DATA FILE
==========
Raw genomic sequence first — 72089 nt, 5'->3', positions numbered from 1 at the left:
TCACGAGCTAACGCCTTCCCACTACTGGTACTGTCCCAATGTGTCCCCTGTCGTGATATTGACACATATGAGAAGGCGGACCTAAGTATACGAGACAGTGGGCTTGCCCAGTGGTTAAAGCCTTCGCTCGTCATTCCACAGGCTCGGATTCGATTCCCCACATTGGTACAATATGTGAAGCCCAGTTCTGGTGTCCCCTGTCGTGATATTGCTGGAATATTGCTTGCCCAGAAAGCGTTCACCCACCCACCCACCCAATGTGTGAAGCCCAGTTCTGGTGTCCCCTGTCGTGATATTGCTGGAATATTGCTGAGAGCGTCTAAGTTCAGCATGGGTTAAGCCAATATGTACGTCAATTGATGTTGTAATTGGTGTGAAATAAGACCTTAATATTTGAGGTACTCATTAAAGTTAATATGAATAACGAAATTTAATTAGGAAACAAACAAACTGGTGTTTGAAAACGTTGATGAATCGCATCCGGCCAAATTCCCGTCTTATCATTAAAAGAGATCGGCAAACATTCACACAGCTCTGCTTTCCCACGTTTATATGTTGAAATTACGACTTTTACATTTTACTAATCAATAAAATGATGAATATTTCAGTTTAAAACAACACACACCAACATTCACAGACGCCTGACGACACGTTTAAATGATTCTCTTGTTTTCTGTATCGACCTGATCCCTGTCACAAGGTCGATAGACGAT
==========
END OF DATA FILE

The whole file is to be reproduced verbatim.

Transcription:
Raw genomic sequence first — 72089 nt, 5'->3', positions numbered from 1 at the left:
TCACGAGCTAACGCCTTCCCACTACTGGTACTGTCCCAATGTGTCCCCTGTCGTGATATTGACACATATGAGAAGGCGGACCTAAGTATACGAGACAGTGGGCTTGCCCAGTGGTTAAAGCCTTCGCTCGTCATTCCACAGGCTCGGATTCGATTCCCCACATTGGTACAATATGTGAAGCCCAGTTCTGGTGTCCCCTGTCGTGATATTGCTGGAATATTGCTTGCCCAGAAAGCGTTCACCCACCCACCCACCCAATGTGTGAAGCCCAGTTCTGGTGTCCCCTGTCGTGATATTGCTGGAATATTGCTGAGAGCGTCTAAGTTCAGCATGGGTTAAGCCAATATGTACGTCAATTGATGTTGTAATTGGTGTGAAATAAGACCTTAATATTTGAGGTACTCATTAAAGTTAATATGAATAACGAAATTTAATTAGGAAACAAACAAACTGGTGTTTGAAAACGTTGATGAATCGCATCCGGCCAAATTCCCGTCTTATCATTAAAAGAGATCGGCAAACATTCACACAGCTCTGCTTTCCCACGTTTATATGTTGAAATTACGACTTTTACATTTTACTAATCAATAAAATGATGAATATTTCAGTTTAAAACAACACACACCAACATTCACAGACGCCTGACGACACGTTTAAATGATTCTCTTGTTTTCTGTATCGACCTGATCCCTGTCACAAGGTCGATAGACGAT